• The 50p and 60p progressive formats are used for high-end high-definition TV (HDTV).
  • An experiment format is 72p (frame progressive).

The 60p (60 frames per second, progressive scan) format used in HDTV superseded the 60i (60 frames per second, interlaced) format used in NTSC transmissions. That means, as compared to NTSC, HDTV offers a higher resolution as well as yields smoother playback. In order to take use of greater frame rates, the display on which the video is produced must support at least the frame rate. This is the main reason at least 60 hertz are supported by most of the monitors and televisions.

The video motion is completely dependent on the FPS; the greater the FPS, the video motion will be smoother. Usually, 30 FPS or greater is used for full-motion video. FPS speeds vary depending on the type of footage. Higher frames per second (FPS) results in bigger computer files, whereas lower FPS results in smaller computer files. Some of the original 3D video games employed just 6 frames per second. In today's action games, the frame rate can range from 30 to over 100 frames per second.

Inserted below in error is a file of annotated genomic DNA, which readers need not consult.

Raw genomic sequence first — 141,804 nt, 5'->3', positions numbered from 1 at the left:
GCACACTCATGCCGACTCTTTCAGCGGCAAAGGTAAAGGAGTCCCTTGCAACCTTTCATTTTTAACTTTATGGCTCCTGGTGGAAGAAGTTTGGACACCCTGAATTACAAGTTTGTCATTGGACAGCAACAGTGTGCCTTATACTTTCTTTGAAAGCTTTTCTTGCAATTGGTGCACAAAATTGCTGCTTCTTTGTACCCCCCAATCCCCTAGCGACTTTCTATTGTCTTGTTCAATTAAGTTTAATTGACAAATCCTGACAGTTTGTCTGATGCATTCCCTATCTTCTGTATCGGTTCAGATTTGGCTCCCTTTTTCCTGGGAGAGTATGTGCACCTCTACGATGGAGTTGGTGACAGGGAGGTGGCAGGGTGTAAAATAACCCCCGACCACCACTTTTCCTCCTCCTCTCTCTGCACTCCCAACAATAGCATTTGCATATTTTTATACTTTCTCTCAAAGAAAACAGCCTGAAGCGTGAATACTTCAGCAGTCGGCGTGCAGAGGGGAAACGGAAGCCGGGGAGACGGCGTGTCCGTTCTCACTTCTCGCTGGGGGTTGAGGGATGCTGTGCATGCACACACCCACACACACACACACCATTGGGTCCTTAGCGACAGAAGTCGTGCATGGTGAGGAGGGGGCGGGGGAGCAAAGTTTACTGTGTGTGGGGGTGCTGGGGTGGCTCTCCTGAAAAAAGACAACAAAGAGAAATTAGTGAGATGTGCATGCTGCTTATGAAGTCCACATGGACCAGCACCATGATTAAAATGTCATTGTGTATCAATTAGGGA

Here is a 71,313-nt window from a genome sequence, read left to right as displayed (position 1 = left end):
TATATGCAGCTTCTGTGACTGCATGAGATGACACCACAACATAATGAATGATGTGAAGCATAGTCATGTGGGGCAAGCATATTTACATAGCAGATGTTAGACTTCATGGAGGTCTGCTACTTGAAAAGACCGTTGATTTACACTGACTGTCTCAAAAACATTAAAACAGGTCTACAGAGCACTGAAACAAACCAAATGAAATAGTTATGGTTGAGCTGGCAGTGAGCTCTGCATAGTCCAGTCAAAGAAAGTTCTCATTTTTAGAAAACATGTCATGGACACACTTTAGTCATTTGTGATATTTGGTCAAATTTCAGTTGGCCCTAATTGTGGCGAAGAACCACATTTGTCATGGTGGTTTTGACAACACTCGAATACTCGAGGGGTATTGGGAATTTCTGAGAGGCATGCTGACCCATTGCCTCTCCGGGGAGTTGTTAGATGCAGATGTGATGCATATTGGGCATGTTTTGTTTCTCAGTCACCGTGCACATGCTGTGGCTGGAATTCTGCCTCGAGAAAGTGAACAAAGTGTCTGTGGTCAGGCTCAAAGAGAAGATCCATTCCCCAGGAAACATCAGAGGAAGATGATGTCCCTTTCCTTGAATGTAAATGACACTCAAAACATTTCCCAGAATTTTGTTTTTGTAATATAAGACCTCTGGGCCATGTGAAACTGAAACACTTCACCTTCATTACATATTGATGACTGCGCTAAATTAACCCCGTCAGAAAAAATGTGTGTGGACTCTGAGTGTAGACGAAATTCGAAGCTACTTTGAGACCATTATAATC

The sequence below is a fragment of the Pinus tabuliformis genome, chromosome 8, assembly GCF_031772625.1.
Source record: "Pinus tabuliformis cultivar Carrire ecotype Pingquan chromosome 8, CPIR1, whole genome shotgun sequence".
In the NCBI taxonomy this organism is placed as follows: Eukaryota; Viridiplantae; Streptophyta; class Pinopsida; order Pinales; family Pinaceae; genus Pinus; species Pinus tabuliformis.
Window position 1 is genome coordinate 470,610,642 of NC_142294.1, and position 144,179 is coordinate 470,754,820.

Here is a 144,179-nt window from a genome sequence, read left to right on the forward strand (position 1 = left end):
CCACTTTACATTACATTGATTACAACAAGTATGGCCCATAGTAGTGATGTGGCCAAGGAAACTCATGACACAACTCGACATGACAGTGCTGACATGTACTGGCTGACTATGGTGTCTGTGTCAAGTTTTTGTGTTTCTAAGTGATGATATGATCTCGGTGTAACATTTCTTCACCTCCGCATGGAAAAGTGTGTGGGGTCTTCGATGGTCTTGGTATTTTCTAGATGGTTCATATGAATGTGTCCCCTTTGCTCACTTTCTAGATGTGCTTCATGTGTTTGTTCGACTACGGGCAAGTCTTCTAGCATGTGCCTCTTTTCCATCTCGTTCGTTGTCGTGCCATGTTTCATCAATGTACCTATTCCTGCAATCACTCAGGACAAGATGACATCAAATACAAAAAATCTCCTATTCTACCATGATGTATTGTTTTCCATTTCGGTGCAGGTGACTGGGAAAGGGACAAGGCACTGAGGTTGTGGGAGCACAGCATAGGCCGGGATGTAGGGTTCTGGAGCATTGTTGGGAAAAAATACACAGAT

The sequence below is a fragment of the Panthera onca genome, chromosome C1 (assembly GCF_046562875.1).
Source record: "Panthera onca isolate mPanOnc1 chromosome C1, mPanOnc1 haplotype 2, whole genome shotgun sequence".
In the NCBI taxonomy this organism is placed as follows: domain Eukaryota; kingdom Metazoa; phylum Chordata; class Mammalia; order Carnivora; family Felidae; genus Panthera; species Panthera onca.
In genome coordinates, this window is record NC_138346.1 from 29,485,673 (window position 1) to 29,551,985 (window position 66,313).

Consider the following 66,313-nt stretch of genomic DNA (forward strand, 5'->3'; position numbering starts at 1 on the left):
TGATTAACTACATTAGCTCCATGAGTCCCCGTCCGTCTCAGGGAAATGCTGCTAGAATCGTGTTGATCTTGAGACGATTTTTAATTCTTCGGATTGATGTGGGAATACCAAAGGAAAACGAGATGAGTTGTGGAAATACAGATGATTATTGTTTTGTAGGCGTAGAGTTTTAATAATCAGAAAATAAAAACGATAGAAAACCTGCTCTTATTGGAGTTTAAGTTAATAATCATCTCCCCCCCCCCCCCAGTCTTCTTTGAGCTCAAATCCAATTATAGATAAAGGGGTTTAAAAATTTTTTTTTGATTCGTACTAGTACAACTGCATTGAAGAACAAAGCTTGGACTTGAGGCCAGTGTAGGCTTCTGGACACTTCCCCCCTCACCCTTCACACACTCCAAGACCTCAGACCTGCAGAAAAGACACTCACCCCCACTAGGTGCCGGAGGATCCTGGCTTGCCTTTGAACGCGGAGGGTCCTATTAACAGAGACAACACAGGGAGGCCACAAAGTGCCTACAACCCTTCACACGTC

The maximum frame rate is usually determined by a combination of graphical settings and the GPU. If you run a new game on an old computer, for example, you may have to lower the graphical quality to maintain a high frame rate. And, without reducing the FPS, you may increase the graphics settings if you use a latest computer with a powerful video card. To generate more than 100 FPS, it is not uncommon for a powerful GPU; however, there are some games that restrict the maximum frame rate. Without any lag, for playing a game, it offers surety the game maintains more than 60 frame per second even if a lot is performing on the screen. That's why, to avoid choppy gameplay, it is better to configure your graphics settings conservatively.

FPS may also refer to a genre of video game and stands for first-person shooter.